Saturday, March 2, 2019

Introducing the bobtail curtain antenna

One of the lesser known antennas is the bobtail. Probably because of the amount of space needed. And they appeal to a niche facet of amateur radio - those who chase DX on lower HF bands like 3.5 and 7 MHz.  Nevertheless, if you have the space the bobtail is simple and cheap to build. And if you're near salt water they can give you a competitive low band DX signal. 

Or, as a novelty, you could experiment with them on the VHF and UHF bands. They would be great if you live on a coast or highway and want good signals in both directions. Just be prepared to explain what it is each time you mention what type of antenna you are using.

HF bobtails are normally set up as wire verticals. Shaped like 'm'. They are a bit over a quarter wavelength high (to allow for some clearance from the ground) and one wavelength long. They need poles at their ends to support. And maybe also a pole in the middle. They are vertically polarised and bidirectional.

How do you feed a bobtail? It depends on where the feedpoint is. If you feed it at the top it's low impedance so you can use coaxial cable. But top feeding can be inconvenient unless you find a way to bring the feedline out away from the antenna. Or you could feed at the bottom. Here it's high impedance. Feeding from coax is normally via a tuned circuit or antenna coupler.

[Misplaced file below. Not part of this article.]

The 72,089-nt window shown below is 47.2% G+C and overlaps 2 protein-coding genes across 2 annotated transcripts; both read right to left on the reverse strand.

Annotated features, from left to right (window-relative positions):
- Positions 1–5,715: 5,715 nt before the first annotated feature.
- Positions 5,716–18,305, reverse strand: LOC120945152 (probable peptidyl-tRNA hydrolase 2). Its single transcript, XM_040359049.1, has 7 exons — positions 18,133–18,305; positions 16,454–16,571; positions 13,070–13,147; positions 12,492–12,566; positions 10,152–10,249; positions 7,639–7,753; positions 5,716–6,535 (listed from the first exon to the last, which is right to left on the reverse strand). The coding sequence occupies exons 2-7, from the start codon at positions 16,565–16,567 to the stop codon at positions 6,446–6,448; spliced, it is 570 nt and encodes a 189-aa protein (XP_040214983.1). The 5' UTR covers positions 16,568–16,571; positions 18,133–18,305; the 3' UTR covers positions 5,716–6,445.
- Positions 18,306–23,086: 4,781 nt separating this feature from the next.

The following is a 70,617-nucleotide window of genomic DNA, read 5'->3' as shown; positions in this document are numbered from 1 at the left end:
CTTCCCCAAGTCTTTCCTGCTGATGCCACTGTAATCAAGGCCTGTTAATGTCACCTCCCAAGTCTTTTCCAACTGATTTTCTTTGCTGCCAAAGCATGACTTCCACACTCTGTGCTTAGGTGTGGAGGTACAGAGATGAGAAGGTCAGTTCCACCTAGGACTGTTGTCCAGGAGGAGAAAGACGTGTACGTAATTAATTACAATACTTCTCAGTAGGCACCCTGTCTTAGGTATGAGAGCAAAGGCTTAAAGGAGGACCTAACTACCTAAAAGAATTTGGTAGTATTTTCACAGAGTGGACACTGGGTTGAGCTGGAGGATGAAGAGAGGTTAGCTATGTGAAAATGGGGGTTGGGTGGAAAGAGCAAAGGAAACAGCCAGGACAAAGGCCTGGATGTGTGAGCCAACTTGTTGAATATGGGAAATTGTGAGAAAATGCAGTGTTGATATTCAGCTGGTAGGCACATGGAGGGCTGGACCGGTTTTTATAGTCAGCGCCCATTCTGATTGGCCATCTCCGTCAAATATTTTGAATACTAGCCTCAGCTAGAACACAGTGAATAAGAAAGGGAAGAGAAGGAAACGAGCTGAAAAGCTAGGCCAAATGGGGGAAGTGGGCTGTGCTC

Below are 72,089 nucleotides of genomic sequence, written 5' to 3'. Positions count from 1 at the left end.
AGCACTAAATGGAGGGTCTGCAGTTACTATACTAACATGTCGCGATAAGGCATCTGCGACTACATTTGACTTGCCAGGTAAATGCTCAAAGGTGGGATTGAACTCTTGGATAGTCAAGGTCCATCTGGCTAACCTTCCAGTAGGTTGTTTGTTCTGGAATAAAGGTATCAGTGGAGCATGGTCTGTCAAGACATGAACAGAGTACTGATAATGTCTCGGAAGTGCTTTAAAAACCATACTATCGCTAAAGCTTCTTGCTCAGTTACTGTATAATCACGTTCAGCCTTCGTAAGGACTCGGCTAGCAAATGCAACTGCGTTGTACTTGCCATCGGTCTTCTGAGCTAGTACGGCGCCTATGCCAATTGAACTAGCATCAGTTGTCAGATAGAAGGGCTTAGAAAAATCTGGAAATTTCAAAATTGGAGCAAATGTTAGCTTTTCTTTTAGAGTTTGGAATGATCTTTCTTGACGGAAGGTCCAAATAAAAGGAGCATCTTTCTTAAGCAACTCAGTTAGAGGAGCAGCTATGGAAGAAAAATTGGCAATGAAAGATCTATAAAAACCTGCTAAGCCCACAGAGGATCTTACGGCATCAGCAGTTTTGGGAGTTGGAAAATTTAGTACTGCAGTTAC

Below are some articles and videos, in some cases comparing the bobtail with other antennas.

* The Half Square, Double Half Square and Bobtain Curtain by WA3AYW
* Bobtail curtain antenna (video by W1GV)
* Bobtails and half squares by K3KY
* A bobtail for 144 MHz (pdf by ZS1AN)
* Testing a bobtail antenna on 432 MHz (video)

PS: Many other wire antennas are covered in Hand-carried QRP Antennas. Available in electronic and paperback form (some countries) this well-reviewed book is a popular read amongst hams who go portable.

 Link to find out more about Hand Carried QRP Antennas

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